Find Your Purpose In Life

by Scott Morrice on 05/11/2012

I want to write about 2 posts that I ran into recently—on the same day. Each post, on its own, had an effect on me. But when taken together (because that is how I actually read them), the effect was really very profound! And they were both, in their own way, telling us to find your purpose in life.

The first post in sequence (I think a fortuitous occurrence) was written by Heather Armstrong and is titled For Jeff. Before you go any further, read that post.

Okay, are you as depressed as I was? Isn’t that the blackest thing you have ever read? It is probably incredibly trite to say that I just can’t imagine being in that space—-because, it is true—I can’t, and, I really hope, you can’t. I am pretty sure that you actually have to have been in that space to truly understand the—I want to say despair, but it is way beyond that—I really don’t know how to describe what I was reading.

Having said that, we can still read that post and feel overwhelming compassion, feel our hearts go out to this person, and to his family and friends. And I think it is also very informative to read some, or all, of the comments that follow that post. Depression and mental disease are truly terrible states of being, and not at all uncommon! We obviously need to do a lot more (a lot more!) about removing any sense of social stigmatism from these conditions. More on this in a later post.

So then, luckily for me, I read a post written by Bruce Sanguin.

From darkness into light!

By way of a little background, in my Evolutionary Cosmology post I wrote about the book, Universe Is A Green Dragon, by Bruce Swimme:

His view is that the universe needs to be considered as actually a developing being. He sees the universe as having a beginning, and as being, even now, in a state of developing.

And he believes that the human person, rather than being a separate unit in all of this, is the result of a multi-billion year process and is actually a part of this entity.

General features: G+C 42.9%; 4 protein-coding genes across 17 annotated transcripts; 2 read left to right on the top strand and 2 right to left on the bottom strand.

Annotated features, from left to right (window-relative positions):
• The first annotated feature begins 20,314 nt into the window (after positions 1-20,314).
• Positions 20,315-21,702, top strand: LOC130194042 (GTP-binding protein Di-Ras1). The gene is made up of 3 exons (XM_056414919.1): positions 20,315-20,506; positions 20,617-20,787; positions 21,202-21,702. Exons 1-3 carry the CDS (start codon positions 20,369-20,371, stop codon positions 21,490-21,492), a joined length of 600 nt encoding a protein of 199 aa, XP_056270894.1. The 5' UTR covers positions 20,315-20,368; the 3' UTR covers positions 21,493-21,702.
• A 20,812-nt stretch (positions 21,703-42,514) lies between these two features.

As I mentioned in that post, it was apparent to me that Swimme was of the opinion that our role in the universe was nothing short of allowing the universe to experience itself!

And in his Evolutionary Theology in Six Hundred and Forty Words or so…  post Bruce Sanguin discusses this very idea. He writes:

Divine creativity is expressed primarily in, through, and as the evolutionary history of the universe, (able now to consciously enjoy the creative process in, through, and as us). The evolving cosmos, including life on our planet—both bodies and minds—is the incarnation of God’s deep creative desire for love to find its fullest expression.

And again:

…we are occasions of the divine creativity and love coursing through the cosmos commissioned with the purpose of birthing the “new thing” God is doing. Anointed and called to be the new thing that is eternally springing forth from the heart of God, we proclaim and enact the Kin-dom of God.

I personally find this view of our place in the universe to be very uplifting—what a great job we have! And even though this view also carries with it the pressure of enormous responsibility, it makes me feel hopeful because it gives me a sense of purpose—which is exactly what Jeff was missing in his life.

I’ll keep you posted.

  • Lmmd

    I’m sorry that Jeff died in a room not of his choosing. By his own hand! I’m sorry too that my younger brother Brian died some years ago while still in his 50’s. I’m sorry that Jeff’s mental illness and Brian’s lung cancer all too often continue to claim innocent victims despite all of the progress in modern medical science. I’m sorry. But hideosity happens.

    Beastly, loathsome, disgusting ulcers sometimes afflict the beautiful body that is normal life. They disfigure it; they scar it; and they are lamentable. But they need not spoil it. If, along with the Rev. Bruce Sanguin, we embrace the hope implicit in our Christian tradition, if we take heart in the notion that “the evolving cosmos, including life on our planet … is the incarnation of God’s deep creative desire for love to find its fullest expression,” then we will know not only hope on earth but, ultimately, bliss in the Beatific Vision.

    I’m sorry that Jeff died. And Brian. I can only hope that at the end, as they breathed their last, they knew something of the paradoxical selflessness of Jesus, and the fulfillment that it can afford the believer, that they sought “not so much to be consoled as to console; to be understood, as to understand; to be loved, as to love; for it is in giving that we receive, it is in pardoning that we are pardoned, and it is in dying that we are born to eternal life.”

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